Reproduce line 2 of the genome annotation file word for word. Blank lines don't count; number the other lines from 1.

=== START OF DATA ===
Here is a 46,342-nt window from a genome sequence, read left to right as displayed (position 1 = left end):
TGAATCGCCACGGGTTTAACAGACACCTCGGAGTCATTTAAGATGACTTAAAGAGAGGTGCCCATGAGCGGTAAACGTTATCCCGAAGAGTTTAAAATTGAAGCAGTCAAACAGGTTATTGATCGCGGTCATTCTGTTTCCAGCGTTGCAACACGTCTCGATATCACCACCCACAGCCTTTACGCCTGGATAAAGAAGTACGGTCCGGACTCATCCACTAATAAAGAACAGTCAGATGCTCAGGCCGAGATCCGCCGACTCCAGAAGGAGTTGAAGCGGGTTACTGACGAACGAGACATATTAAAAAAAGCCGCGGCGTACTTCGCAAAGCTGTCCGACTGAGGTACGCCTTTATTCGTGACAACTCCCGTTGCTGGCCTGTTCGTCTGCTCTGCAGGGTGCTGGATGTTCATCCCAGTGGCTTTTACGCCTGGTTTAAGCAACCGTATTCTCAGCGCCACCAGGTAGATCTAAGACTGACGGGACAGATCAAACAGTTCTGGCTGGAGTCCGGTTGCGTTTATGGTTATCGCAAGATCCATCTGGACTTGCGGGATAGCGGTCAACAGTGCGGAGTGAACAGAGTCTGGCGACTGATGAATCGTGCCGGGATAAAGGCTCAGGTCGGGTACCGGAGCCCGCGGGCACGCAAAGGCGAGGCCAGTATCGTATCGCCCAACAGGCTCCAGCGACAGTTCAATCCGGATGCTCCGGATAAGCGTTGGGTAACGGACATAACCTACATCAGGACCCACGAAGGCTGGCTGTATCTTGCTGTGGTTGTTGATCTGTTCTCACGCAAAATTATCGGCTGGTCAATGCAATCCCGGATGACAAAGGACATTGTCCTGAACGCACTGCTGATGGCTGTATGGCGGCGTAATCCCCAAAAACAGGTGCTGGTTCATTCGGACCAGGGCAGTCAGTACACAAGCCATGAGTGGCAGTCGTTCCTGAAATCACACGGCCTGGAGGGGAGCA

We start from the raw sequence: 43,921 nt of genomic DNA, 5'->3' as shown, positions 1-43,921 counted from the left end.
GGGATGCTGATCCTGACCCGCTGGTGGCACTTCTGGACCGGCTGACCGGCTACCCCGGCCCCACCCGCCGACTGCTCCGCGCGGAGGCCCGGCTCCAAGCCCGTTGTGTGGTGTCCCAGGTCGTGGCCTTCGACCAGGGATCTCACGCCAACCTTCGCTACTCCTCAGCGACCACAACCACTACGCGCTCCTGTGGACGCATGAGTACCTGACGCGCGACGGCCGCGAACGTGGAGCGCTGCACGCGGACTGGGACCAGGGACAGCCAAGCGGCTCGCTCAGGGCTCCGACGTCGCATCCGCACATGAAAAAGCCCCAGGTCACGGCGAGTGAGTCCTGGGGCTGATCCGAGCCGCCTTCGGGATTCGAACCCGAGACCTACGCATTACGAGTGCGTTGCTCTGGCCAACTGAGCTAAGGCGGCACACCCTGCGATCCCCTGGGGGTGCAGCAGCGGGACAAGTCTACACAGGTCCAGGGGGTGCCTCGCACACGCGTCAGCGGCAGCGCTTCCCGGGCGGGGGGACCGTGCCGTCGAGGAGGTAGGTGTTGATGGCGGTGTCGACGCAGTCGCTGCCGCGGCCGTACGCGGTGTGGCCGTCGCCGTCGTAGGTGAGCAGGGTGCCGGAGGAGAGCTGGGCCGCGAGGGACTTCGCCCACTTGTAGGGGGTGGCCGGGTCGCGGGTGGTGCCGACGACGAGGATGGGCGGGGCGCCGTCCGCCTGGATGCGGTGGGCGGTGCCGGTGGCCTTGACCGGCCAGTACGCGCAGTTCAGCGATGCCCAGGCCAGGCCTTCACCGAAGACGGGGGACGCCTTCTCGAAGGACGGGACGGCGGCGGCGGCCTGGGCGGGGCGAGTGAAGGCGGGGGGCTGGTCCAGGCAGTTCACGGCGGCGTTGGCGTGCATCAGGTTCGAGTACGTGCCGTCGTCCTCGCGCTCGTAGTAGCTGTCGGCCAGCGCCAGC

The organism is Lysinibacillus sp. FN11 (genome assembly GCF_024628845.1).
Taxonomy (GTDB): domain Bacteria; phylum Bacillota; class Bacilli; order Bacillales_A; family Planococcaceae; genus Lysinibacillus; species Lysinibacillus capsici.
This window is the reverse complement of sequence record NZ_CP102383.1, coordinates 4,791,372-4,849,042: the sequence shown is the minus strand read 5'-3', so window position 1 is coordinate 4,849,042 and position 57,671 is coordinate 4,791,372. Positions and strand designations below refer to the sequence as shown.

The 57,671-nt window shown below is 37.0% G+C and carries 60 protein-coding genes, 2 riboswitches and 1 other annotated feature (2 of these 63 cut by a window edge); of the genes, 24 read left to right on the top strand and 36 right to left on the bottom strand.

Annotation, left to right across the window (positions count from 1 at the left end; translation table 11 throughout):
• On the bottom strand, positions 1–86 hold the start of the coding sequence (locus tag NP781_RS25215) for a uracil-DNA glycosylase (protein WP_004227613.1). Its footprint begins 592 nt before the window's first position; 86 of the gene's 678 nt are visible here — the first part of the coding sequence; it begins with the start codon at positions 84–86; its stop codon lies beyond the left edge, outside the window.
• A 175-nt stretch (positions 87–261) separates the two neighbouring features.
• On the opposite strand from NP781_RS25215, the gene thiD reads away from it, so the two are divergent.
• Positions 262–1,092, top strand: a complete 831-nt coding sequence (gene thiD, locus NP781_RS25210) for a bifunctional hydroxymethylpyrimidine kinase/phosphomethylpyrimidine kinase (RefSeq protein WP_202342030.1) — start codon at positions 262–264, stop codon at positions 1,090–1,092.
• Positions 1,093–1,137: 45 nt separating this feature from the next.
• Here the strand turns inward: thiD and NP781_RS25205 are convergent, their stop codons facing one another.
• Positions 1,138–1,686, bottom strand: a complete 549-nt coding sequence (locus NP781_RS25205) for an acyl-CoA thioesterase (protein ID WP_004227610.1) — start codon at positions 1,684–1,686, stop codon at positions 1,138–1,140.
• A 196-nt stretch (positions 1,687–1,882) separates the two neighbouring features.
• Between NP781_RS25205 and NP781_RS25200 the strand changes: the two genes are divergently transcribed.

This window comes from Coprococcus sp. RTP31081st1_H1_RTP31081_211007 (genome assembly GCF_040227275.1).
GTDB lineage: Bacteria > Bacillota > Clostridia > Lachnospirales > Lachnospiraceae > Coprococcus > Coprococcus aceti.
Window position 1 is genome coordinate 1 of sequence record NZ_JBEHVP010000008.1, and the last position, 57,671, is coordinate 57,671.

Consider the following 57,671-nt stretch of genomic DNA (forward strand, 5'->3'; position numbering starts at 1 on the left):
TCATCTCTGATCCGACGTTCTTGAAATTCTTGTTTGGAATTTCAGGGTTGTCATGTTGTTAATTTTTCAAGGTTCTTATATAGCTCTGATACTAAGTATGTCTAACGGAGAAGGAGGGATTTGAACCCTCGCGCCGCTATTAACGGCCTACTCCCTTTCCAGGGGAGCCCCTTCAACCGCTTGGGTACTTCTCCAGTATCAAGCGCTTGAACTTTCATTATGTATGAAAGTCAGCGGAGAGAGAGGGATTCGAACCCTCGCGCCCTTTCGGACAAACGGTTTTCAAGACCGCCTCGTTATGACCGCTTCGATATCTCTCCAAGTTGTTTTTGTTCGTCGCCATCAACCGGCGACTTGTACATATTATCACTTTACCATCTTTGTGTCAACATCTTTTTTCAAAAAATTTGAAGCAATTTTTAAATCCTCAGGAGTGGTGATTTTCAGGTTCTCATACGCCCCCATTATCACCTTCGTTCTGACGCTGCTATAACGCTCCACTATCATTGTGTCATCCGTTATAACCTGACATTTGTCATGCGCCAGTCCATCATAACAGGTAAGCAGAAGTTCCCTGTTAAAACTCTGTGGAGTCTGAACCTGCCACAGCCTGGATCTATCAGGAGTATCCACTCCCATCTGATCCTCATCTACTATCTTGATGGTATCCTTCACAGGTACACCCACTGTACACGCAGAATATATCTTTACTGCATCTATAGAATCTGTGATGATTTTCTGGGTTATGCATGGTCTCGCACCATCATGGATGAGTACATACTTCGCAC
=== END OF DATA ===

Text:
TGAATCGCCACGGGTTTAACAGACACCTCGGAGTCATTTAAGATGACTTAAAGAGAGGTGCCCATGAGCGGTAAACGTTATCCCGAAGAGTTTAAAATTGAAGCAGTCAAACAGGTTATTGATCGCGGTCATTCTGTTTCCAGCGTTGCAACACGTCTCGATATCACCACCCACAGCCTTTACGCCTGGATAAAGAAGTACGGTCCGGACTCATCCACTAATAAAGAACAGTCAGATGCTCAGGCCGAGATCCGCCGACTCCAGAAGGAGTTGAAGCGGGTTACTGACGAACGAGACATATTAAAAAAAGCCGCGGCGTACTTCGCAAAGCTGTCCGACTGAGGTACGCCTTTATTCGTGACAACTCCCGTTGCTGGCCTGTTCGTCTGCTCTGCAGGGTGCTGGATGTTCATCCCAGTGGCTTTTACGCCTGGTTTAAGCAACCGTATTCTCAGCGCCACCAGGTAGATCTAAGACTGACGGGACAGATCAAACAGTTCTGGCTGGAGTCCGGTTGCGTTTATGGTTATCGCAAGATCCATCTGGACTTGCGGGATAGCGGTCAACAGTGCGGAGTGAACAGAGTCTGGCGACTGATGAATCGTGCCGGGATAAAGGCTCAGGTCGGGTACCGGAGCCCGCGGGCACGCAAAGGCGAGGCCAGTATCGTATCGCCCAACAGGCTCCAGCGACAGTTCAATCCGGATGCTCCGGATAAGCGTTGGGTAACGGACATAACCTACATCAGGACCCACGAAGGCTGGCTGTATCTTGCTGTGGTTGTTGATCTGTTCTCACGCAAAATTATCGGCTGGTCAATGCAATCCCGGATGACAAAGGACATTGTCCTGAACGCACTGCTGATGGCTGTATGGCGGCGTAATCCCCAAAAACAGGTGCTGGTTCATTCGGACCAGGGCAGTCAGTACACAAGCCATGAGTGGCAGTCGTTCCTGAAATCACACGGCCTGGAGGGGAGCA